Stokes v. Social Security, Commissioner of

Filing 14

OPINION and ORDER Adopting 12 REPORT AND RECOMMENDATION, Denying 11 MOTION for Summary Judgment filed by Social Security, Commissioner of, Granting in part 9 MOTION for Summary Judgment filed by Donald L Stokes, Vacating decision of the commissioner and remanding for further proceedings. Signed by District Judge David M. Lawson. (NHol)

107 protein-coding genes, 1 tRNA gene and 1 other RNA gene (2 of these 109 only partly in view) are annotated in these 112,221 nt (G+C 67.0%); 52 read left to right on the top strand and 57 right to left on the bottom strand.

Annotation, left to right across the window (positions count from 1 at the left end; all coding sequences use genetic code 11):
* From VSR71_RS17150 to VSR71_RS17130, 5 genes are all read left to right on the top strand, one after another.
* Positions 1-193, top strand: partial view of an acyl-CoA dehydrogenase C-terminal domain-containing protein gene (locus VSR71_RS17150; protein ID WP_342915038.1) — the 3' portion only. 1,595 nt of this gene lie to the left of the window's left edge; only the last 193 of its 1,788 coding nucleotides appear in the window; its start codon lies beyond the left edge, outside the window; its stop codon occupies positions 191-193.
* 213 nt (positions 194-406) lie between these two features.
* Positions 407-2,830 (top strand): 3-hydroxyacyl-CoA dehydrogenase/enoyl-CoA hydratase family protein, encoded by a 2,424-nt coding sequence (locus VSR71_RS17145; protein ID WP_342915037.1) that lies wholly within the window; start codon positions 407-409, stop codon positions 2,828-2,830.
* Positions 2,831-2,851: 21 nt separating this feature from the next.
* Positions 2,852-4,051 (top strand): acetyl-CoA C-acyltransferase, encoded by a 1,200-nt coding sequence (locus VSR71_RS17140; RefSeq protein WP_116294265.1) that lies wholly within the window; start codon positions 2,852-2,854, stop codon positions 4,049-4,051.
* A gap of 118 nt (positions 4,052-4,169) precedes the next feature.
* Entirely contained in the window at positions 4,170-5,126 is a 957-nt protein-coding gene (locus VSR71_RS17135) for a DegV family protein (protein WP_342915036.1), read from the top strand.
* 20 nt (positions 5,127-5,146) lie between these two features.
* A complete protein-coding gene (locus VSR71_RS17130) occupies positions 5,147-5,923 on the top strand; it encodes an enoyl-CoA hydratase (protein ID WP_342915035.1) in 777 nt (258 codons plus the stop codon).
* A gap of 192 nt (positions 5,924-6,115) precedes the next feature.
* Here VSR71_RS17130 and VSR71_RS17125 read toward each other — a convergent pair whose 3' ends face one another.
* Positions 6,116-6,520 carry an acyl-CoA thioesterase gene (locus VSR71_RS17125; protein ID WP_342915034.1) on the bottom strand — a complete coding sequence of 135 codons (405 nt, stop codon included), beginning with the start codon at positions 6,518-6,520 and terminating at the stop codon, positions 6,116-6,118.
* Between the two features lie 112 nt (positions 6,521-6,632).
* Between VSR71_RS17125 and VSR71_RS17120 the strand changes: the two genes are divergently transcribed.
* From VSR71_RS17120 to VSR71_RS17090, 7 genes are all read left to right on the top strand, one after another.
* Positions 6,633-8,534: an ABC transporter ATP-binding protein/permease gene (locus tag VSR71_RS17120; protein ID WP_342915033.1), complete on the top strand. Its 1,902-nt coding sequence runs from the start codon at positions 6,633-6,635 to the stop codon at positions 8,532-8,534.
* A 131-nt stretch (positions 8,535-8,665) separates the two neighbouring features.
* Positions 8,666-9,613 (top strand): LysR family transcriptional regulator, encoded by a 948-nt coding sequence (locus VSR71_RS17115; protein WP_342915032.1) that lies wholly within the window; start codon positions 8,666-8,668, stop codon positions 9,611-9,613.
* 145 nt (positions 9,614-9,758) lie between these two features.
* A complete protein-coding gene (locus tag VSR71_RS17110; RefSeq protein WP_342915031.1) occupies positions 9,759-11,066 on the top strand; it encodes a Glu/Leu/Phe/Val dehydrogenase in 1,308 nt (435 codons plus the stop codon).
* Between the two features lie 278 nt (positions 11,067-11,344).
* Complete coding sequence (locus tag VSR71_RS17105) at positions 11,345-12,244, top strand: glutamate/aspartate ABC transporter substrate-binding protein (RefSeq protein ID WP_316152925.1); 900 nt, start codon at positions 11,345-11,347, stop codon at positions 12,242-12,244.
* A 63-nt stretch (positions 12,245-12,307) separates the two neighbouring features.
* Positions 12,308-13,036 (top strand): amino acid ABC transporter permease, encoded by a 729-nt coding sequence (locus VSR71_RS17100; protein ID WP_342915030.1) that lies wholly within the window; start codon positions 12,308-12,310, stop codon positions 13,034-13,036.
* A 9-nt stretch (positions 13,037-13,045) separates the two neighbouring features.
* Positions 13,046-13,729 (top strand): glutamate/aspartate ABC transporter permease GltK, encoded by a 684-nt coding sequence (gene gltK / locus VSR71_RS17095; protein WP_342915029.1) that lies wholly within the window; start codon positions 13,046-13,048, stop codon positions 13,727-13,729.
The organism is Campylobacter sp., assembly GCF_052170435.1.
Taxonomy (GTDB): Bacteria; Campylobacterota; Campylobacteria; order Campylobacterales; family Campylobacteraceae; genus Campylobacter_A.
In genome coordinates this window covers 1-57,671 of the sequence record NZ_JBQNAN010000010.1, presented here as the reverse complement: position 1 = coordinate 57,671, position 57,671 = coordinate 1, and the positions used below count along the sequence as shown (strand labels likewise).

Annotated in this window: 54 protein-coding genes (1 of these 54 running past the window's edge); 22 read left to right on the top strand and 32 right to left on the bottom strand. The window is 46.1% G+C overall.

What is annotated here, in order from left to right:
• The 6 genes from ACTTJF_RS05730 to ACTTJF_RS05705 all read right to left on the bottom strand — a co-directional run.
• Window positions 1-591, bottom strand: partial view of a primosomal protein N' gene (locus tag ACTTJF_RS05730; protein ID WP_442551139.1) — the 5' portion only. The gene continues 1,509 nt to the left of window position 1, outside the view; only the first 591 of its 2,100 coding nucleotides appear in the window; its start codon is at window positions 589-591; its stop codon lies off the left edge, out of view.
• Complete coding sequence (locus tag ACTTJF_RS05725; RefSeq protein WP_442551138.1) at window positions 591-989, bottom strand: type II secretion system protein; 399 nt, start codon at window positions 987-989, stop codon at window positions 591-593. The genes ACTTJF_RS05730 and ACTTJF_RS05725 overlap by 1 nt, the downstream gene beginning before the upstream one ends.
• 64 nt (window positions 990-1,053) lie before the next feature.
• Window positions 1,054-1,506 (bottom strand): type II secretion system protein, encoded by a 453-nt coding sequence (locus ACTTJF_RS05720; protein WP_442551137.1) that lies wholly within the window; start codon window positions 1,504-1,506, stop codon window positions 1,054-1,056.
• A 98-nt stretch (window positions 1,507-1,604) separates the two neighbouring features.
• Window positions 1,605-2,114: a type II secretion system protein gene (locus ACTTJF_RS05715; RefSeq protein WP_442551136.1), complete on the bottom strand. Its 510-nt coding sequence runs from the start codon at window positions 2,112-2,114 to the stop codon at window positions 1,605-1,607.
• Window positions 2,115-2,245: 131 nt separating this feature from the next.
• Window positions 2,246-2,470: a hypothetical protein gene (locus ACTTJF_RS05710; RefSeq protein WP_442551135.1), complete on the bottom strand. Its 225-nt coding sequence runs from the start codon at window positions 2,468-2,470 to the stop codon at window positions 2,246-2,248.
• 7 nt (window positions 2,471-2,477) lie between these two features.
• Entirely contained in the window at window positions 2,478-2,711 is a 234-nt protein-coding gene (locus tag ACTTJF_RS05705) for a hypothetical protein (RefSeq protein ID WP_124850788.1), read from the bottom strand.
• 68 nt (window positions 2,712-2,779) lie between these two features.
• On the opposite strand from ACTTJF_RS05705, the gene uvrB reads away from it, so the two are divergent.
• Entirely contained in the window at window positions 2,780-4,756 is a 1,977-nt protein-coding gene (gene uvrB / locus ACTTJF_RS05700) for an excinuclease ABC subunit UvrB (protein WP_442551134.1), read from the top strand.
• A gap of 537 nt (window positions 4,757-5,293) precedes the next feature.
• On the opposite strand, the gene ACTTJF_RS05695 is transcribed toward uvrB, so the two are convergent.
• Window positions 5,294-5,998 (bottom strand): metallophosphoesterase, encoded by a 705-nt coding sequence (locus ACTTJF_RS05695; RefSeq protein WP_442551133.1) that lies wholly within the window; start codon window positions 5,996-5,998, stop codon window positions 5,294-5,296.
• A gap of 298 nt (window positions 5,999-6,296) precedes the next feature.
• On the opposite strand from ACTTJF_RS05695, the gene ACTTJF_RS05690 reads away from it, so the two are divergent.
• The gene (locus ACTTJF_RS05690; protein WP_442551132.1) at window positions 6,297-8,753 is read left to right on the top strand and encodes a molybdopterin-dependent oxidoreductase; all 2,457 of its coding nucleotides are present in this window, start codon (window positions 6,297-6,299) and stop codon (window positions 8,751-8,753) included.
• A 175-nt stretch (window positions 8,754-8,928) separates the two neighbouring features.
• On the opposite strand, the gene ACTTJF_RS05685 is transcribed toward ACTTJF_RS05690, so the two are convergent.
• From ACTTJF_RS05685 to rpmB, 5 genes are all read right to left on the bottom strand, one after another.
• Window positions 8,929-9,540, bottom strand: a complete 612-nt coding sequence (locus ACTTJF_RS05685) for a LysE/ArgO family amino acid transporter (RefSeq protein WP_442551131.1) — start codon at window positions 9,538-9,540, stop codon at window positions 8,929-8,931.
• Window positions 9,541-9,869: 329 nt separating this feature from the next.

Download PDF